Holiday Retail Sales Rose Nearly 4%, NRF Calculations Show
Retail sales also were up about 4 percent for the full year.
The results were line with the NRF’s forecast for the holiday season, with consumers spending despite the fact that interest rates and the cost of certain goods and services remain high.
Online and other non-store sales, which are included in the sales total, rose 8 percent to $276.8 billion, also in line with the NRF’s holiday forecast.
All but two retail categories tracked by the NRF showed year-over-year sales growth during the 2023 holiday season.
Electronics/appliance stores and health/personal care stores led the way. Both recorded growth of 9 percent.
Furniture and home furnishing stores turned in the worst performance, perhaps due to the slowdown in the housing market, with sales dropping 6 percent year-over-year.
Sales declined 4 percent for building materials and garden supply stores.
For the full year, retail sales also were up about 4 percent to $5.13 trillion, at the low end of the NRF’s full-year forecast.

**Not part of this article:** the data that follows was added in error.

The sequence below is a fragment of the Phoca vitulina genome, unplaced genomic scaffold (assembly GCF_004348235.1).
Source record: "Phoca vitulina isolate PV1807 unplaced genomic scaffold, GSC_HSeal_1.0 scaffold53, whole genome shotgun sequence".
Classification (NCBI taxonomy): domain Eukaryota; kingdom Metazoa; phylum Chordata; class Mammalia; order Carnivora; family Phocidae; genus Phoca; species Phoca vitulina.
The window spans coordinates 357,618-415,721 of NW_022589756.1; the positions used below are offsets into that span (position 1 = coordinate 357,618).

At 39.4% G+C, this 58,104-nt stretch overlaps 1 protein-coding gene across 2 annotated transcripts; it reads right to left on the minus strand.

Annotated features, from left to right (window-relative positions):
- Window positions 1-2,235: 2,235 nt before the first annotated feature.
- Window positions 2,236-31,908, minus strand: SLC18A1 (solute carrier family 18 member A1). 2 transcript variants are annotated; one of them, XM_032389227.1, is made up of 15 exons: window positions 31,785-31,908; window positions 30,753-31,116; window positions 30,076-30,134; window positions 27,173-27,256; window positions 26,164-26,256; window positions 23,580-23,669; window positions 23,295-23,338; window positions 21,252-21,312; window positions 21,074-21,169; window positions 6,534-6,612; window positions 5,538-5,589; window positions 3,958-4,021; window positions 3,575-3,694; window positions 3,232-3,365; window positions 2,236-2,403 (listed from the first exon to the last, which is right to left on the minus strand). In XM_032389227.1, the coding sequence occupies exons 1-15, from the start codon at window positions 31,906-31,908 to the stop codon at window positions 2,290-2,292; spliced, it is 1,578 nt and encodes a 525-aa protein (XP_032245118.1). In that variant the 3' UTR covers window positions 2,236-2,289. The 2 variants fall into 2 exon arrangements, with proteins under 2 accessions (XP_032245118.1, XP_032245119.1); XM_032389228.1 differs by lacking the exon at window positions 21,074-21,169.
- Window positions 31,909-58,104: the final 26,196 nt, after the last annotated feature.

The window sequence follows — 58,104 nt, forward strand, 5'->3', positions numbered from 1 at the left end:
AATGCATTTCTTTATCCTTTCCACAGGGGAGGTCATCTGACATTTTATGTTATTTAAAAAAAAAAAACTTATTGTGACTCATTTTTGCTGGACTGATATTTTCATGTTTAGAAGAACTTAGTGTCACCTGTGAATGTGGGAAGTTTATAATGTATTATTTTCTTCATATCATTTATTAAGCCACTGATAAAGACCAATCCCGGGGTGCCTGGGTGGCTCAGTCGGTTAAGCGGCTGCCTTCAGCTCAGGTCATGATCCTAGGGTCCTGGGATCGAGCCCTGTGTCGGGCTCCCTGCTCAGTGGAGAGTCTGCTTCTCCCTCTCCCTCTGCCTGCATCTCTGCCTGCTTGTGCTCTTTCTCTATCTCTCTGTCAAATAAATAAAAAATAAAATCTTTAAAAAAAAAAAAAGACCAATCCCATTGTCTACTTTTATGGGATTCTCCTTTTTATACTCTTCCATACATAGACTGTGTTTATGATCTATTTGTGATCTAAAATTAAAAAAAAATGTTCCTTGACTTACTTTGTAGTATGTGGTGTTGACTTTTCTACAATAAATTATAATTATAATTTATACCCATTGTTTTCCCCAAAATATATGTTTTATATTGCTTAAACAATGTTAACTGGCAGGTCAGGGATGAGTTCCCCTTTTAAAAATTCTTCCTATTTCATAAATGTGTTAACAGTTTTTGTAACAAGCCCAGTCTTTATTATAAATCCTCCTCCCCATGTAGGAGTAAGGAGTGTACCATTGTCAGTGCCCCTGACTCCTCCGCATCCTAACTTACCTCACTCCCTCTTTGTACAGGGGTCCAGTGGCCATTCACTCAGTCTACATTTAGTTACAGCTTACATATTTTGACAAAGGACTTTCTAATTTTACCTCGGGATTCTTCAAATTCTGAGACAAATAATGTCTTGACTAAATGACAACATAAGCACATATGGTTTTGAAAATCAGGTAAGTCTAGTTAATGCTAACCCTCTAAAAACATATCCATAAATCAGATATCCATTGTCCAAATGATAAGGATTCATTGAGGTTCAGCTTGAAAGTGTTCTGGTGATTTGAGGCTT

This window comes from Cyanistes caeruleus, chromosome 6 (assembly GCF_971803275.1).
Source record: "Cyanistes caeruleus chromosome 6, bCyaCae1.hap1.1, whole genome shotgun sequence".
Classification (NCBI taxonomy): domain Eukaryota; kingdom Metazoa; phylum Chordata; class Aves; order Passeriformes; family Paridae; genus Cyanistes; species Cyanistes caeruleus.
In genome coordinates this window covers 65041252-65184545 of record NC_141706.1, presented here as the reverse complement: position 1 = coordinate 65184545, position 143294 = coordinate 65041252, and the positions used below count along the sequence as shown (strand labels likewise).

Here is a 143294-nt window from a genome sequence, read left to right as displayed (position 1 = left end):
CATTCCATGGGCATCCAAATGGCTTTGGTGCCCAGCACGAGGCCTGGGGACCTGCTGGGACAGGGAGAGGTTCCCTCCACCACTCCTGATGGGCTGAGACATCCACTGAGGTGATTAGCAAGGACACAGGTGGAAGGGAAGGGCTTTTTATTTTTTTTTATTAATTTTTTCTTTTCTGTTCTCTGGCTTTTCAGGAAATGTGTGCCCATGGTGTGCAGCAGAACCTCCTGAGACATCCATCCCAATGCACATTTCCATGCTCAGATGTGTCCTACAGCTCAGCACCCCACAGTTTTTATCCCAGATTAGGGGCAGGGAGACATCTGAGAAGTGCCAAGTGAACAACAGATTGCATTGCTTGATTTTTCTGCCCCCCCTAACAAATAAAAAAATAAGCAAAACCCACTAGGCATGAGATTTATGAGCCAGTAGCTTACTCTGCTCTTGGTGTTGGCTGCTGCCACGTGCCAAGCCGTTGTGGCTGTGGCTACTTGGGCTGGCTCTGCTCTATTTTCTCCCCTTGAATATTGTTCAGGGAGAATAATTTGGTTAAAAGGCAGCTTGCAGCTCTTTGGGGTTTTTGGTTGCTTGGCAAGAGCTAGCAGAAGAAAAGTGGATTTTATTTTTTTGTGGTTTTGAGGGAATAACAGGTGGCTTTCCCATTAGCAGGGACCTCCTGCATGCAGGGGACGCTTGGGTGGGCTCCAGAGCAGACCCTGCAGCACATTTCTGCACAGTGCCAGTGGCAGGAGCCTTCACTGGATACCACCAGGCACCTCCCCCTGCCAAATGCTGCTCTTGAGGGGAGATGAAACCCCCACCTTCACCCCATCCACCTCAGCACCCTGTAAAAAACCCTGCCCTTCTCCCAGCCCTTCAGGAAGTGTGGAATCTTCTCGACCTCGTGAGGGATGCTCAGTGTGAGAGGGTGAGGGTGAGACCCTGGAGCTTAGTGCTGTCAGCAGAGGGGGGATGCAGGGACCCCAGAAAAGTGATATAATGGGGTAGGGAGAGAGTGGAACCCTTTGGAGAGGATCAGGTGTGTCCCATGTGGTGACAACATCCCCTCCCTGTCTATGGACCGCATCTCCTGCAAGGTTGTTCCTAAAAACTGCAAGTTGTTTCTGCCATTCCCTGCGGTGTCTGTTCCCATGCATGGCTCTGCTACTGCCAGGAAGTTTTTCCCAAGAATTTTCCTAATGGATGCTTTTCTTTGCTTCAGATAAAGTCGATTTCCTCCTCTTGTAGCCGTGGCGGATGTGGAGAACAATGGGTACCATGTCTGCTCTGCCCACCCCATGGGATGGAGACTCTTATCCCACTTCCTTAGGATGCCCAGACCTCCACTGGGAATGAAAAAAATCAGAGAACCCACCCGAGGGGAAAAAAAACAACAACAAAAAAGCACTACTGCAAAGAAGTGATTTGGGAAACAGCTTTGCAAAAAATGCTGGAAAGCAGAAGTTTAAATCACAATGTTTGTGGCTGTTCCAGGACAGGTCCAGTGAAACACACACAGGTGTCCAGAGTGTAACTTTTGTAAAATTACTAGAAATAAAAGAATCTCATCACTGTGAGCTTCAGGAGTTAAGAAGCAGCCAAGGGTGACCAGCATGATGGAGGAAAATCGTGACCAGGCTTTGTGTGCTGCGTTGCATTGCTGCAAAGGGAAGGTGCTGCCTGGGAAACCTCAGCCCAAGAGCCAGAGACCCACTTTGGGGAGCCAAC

“Consumer spending was remarkably resilient throughout 2023 and finished the year with a solid pace for the holiday season,” NRF Chief Economist Jack Kleinhenz said.
“Although inflation has been the biggest concern for households, the price of goods eased notably and was helped by a healthy labor market, underscoring a successful holiday season for retailers.”
The 2023 holiday sales results top the previous record of $929.5 billion spent during the 2022 holiday season.
Though retail sales growth has slowed in comparison with the pandemic years, when consumers had extra money due to government stimulus and little else to spend their money on, it is consistent with the average growth rate of 3.6 percent recorded from 2010-2019, the NRF noted.
NRF’s calculation of retail sales is based on U.S. Census data but excludes sales at automobile dealers, gas stations, and restaurants.
It defines the holiday season as Nov. 1-Dec. 31. The holiday sales total is not adjusted for inflation.
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